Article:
Induction or Nah?: Induction of Labor
If you have ever been pregnant, you might have heard your doctor mention an induction of labor. You might have even considered inducing to make sure your kid isn’t born a Gemini, no offense to the Geminis out there. But real talk, today we’re talking about induction of labor- to be or not to be?
Some of you may ask–why not let nature run its course? Well, medicine has improved outcomes from pregnancy complications that come with an aging placenta. Induction is generally used in cases where extending pregnancy may harm the mother or the baby. Several methods are used to achieve vaginal delivery by stimulating contractions and preparing your cervix for birth.
Interesting fact– Black women have a higher rate of cesarean deliveries and lower rates of induction of labor than white women. Studies have also found that even among those who were induced, black women had a higher rate of cesarean delivery. This is where bias comes in and can affect our care.
So, when should I consider induction? Although many things go into this decision, including how many weeks along you are, the status of you and baby, and how “ripe” the cervix is. There are some conditions that may prompt you and your doctor to consider inducing your labor during a specific range of weeks.
Chorioamnionitis, which is an infection of the amniotic fluid, preeclampsia/eclampsia, placental abruption, and gestational hypertension may all necessitate induction of labor to prevent any danger to birthing parent the baby.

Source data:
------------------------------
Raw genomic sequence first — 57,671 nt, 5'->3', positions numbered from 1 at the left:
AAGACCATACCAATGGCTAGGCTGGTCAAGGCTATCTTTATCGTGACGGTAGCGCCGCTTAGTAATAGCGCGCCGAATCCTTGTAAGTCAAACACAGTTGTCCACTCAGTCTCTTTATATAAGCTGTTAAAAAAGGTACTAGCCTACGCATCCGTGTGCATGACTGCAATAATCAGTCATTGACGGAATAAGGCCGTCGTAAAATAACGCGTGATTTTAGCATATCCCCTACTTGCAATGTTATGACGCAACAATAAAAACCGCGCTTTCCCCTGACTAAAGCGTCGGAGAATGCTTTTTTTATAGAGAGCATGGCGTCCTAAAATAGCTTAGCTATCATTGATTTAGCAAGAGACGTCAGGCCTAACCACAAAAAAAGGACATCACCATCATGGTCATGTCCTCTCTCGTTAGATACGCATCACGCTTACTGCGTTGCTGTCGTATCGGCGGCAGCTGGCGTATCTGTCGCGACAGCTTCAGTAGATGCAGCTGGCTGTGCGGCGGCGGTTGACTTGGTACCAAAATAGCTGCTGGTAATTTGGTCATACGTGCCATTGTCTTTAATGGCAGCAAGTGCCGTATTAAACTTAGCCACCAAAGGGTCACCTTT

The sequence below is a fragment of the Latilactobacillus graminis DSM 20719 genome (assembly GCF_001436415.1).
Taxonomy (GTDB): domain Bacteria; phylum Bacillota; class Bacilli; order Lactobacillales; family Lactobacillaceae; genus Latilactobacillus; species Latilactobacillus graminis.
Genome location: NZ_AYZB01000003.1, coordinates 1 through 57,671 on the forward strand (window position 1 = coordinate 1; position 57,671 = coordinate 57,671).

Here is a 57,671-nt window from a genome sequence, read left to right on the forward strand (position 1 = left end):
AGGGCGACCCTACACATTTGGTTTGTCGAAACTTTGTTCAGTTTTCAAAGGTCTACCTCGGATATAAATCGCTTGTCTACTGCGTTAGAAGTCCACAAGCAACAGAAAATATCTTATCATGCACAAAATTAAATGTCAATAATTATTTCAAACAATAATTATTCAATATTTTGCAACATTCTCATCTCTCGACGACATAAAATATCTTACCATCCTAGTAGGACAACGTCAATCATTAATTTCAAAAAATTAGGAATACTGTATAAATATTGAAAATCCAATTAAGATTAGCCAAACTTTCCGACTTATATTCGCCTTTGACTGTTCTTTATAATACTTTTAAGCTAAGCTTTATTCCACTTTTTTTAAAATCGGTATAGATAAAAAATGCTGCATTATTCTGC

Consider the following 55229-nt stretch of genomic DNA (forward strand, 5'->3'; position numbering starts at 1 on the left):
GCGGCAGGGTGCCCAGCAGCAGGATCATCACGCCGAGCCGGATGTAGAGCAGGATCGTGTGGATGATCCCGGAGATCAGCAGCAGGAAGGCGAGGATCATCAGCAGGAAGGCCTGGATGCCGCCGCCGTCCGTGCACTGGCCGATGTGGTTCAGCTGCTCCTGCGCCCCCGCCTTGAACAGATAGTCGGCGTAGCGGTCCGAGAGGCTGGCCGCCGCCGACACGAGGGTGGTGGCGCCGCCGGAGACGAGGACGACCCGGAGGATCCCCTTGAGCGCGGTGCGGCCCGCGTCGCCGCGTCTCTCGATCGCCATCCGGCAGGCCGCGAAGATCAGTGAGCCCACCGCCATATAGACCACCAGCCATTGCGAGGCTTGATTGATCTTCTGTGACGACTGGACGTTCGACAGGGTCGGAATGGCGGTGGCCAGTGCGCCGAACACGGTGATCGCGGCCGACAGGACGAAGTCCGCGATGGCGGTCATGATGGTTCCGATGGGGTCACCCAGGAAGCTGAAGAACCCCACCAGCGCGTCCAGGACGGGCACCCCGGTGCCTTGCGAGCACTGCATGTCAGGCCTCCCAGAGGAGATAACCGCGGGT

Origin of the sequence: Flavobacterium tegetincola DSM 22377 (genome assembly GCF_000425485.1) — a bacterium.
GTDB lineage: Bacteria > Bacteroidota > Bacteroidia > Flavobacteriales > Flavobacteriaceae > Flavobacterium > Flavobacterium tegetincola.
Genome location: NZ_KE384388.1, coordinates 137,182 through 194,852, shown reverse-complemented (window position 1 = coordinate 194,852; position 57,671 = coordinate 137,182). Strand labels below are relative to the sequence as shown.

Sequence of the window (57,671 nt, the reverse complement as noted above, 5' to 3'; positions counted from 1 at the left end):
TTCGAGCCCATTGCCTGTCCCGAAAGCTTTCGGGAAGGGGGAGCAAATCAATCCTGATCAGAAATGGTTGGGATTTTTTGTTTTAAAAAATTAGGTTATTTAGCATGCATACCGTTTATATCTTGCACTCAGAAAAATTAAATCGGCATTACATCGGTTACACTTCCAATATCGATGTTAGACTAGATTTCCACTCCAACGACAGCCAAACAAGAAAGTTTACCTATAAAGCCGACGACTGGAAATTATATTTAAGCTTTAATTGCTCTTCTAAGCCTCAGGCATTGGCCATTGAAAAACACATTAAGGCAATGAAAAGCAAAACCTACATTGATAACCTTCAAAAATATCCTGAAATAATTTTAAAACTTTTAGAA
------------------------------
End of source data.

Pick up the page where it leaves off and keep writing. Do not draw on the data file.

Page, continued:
If you and baby are healthy and you decided that you would like to deliver before going into labor spontaneously, that is called an elective induction. That will only be performed at or after 39 weeks of gestation, because at that point most baby’s lungs are developed and it is safe to deliver all babies. Other reasons to induce labor at 39 weeks include lower rates of preeclampsia in those who may be at risk and gestational hypertension.
If you are toward the end of 40 weeks pregnant, your doctor may consider inducing you, since studies have shown an increased risk of fetal mortality and meconium aspiration in pregnancies that extend past 41-42 weeks. There are other risks of the baby getting too big and causing prolonged labor, shoulder dystocia or other difficulties that lead to birth trauma.
Everything has its risks. Labor induction can risk overstimulation of the uterus (a.k.a. too many contractions that can affect the baby’s heart rate) which could lead to an emergency C-section. Another risk is Failure of induction, when a patient’s cervix does not dilate or soften enough. It could also lead to a C-section.
Basically, talk to your obstetrician about your pregnancy and ask if induction is indicated for you and your conditions. If you have no conditions affecting your pregnancy, and you and baby are healthy, keep calm and wait for labor. Regardless, it is a personal decision and you should feel empowered to ask for or decline induction of labor. It is all about benefits versus risks and finding what is acceptable for you and your family.